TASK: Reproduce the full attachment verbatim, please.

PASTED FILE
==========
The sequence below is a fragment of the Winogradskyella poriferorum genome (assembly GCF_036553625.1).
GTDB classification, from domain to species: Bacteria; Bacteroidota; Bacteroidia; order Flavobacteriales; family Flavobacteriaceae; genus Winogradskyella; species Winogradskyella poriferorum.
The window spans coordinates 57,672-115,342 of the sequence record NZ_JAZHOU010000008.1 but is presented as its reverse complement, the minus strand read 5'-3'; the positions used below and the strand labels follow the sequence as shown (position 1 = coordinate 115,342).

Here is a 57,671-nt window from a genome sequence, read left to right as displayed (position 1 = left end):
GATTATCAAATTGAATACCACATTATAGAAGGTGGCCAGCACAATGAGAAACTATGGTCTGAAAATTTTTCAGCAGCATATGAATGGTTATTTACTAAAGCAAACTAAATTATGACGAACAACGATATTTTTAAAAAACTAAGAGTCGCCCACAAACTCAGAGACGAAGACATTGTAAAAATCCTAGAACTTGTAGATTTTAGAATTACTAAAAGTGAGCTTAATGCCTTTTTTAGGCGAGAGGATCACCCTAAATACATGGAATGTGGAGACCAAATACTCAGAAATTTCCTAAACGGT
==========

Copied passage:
The sequence below is a fragment of the Winogradskyella poriferorum genome (assembly GCF_036553625.1).
GTDB classification, from domain to species: Bacteria; Bacteroidota; Bacteroidia; order Flavobacteriales; family Flavobacteriaceae; genus Winogradskyella; species Winogradskyella poriferorum.
The window spans coordinates 57,672-115,342 of the sequence record NZ_JAZHOU010000008.1 but is presented as its reverse complement, the minus strand read 5'-3'; the positions used below and the strand labels follow the sequence as shown (position 1 = coordinate 115,342).

Here is a 57,671-nt window from a genome sequence, read left to right as displayed (position 1 = left end):
GATTATCAAATTGAATACCACATTATAGAAGGTGGCCAGCACAATGAGAAACTATGGTCTGAAAATTTTTCAGCAGCATATGAATGGTTATTTACTAAAGCAAACTAAATTATGACGAACAACGATATTTTTAAAAAACTAAGAGTCGCCCACAAACTCAGAGACGAAGACATTGTAAAAATCCTAGAACTTGTAGATTTTAGAATTACTAAAAGTGAGCTTAATGCCTTTTTTAGGCGAGAGGATCACCCTAAATACATGGAATGTGGAGACCAAATACTCAGAAATTTCCTAAACGGT